‘Great harm has been done to us. We have suffered great loss. And in our grief and anger we have found our mission and our moment.”
This was George W. Bush’s call to America in the wake of September 11. Twenty years later, Joe Biden pulled American forces out of Afghanistan in a world-historical blunder that was the result of his desire to play the hero by ending that mission and that moment. Now we find ourselves two yeaars later in a world on fire. Russia is trying to swallow Ukraine in a barbaric and unjust war Russia would never have begun if Biden had simply allowed Bush’s mission to continue quietly. And then there’s the Middle East.
In another effort to take that mission and that moment and stomp them to death, the Biden administration spent years trying to find some kind of accommodation with Iran—the partial result of which was Iran’s triggering Hamas to fire the opening salvo on October 7 in a war of extermination against the Jews. That’s the same war it’s been promising since Iran’s president said in 2006 that Israel would one day be “wiped out” and then six years later said Israel would soon be “eliminated.”
The Jewish people now find ourselves in a position of literal existential peril for the second time in a century. Iran may not yet have a nuclear bomb, but it can in a matter of months if it chooses. And in unleashing Hamas as it did, Iran is telling the world the rhetoric it uses cannot and must not be divorced from the reality it wishes to remold and the world it wishes to re-create.
And the world seems all too nightmarishly ready for that re-creation.
The October 7 attacks not only ended with 5,000 mostly Jewish casualties, they began a worldwide assault on Jews. First the attacks began rhetorically, with marches and statements. Soon the anecdotes started piling up. Stars of David were painted on homes in Paris before a Jew was murdered on a Paris street. A student was arrested at Cornell for threatening to blow up the kosher dining hall. A kid in New Orleans was beaten with a megaphone one week before a man in Los Angeles was murdered in a megaphone beating. A Harvard kid was menaced and assaulted on the Harvard campus by a Harvard Law Review president. A synagogue president was murdered in Detroit, and the cops rushed to the microphones to say there was no evidence it was a hate crime—but have no suspect and no motive and had no reason to do what they did other than simply not wanting to think a Jewish woman of 40 was murdered simply because she was a Jew.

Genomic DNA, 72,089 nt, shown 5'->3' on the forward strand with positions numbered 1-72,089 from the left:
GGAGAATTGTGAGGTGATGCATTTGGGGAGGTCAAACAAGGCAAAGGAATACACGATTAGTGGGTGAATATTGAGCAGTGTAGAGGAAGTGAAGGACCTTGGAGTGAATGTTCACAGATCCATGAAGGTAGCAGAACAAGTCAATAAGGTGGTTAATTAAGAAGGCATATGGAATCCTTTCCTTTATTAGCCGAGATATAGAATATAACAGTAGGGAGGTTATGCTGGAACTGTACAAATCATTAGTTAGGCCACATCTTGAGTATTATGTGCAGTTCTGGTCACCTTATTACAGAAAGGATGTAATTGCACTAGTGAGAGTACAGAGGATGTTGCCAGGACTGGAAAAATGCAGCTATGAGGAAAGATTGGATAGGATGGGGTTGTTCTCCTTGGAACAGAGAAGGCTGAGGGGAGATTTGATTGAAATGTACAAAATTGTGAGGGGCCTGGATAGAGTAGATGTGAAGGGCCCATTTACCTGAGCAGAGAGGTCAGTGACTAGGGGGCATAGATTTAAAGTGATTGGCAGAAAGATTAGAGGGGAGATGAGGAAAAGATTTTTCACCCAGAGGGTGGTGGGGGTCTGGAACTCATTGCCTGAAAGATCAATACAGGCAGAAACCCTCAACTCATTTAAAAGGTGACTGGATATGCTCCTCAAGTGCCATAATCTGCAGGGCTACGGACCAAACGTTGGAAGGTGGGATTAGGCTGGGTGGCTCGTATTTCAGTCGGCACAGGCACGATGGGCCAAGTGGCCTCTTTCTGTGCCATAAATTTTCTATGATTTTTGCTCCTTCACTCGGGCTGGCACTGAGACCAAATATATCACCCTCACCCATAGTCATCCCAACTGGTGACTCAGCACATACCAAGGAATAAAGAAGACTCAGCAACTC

And who knows how many injuries will have been done to Jews between the time I finished writing this sentence on November 6 and the time you began reading it.
Joe Biden rejected the mission and the moment. I will not.
What is happening here to the Jewish people is the mission of COMMENTARY now and henceforth. This magazine is 75 years old. It was created to analyze, locate, and promote the purpose and meaning of American Jewry. Or maybe it came into being to build its strength and its longevity to be here and strong at this time so that we can do what must be done to serve the cause of the defense, the protection, the salvation, and the enduring strength of the Jewish people and our ancient, God-given homeland.
And our homeland here in America too. For if the disease of Jew-hatred that is spreading in our culture and our streets is allowed to become an epidemic, it will truly mean the end of the American experiment.
COMMENTARY will use argument, polemic, satire, invective, praise, wit, rage, and whatever else is at hand rhetorically to serve in the cause of saving America, saving Israel, and saving the West. Daily, we conclude our podcast with the phrase “Keep the candle burning.” I have to be honest. I never quite understood what it meant. It just sounded good.
Now I know. I wish I didn’t. But I do. We all do. They want to extinguish us. Our candle—the eternal light in every sacred Jewish space, the ner tamid—must burn.
Photo: AP Photo/Oded Balilty
We want to hear your thoughts about this article. Click here to send a letter to the editor.